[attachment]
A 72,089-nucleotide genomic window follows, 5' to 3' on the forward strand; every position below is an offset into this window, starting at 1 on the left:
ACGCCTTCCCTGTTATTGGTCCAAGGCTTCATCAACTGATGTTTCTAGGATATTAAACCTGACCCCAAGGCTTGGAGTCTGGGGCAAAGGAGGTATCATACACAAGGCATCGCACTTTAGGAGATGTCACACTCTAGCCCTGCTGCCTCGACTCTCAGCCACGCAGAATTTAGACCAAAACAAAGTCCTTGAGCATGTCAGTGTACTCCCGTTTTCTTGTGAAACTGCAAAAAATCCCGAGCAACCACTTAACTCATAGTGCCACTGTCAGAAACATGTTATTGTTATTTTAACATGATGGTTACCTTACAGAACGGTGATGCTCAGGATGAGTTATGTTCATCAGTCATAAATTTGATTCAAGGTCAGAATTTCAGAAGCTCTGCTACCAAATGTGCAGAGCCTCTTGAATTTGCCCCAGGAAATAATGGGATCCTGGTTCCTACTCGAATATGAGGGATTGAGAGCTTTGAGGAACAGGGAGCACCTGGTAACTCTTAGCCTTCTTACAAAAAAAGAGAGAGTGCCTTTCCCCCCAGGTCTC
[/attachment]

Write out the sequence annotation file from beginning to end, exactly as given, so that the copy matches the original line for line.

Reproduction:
A 72,089-nucleotide genomic window follows, 5' to 3' on the forward strand; every position below is an offset into this window, starting at 1 on the left:
ACGCCTTCCCTGTTATTGGTCCAAGGCTTCATCAACTGATGTTTCTAGGATATTAAACCTGACCCCAAGGCTTGGAGTCTGGGGCAAAGGAGGTATCATACACAAGGCATCGCACTTTAGGAGATGTCACACTCTAGCCCTGCTGCCTCGACTCTCAGCCACGCAGAATTTAGACCAAAACAAAGTCCTTGAGCATGTCAGTGTACTCCCGTTTTCTTGTGAAACTGCAAAAAATCCCGAGCAACCACTTAACTCATAGTGCCACTGTCAGAAACATGTTATTGTTATTTTAACATGATGGTTACCTTACAGAACGGTGATGCTCAGGATGAGTTATGTTCATCAGTCATAAATTTGATTCAAGGTCAGAATTTCAGAAGCTCTGCTACCAAATGTGCAGAGCCTCTTGAATTTGCCCCAGGAAATAATGGGATCCTGGTTCCTACTCGAATATGAGGGATTGAGAGCTTTGAGGAACAGGGAGCACCTGGTAACTCTTAGCCTTCTTACAAAAAAAGAGAGAGTGCCTTTCCCCCCAGGTCTC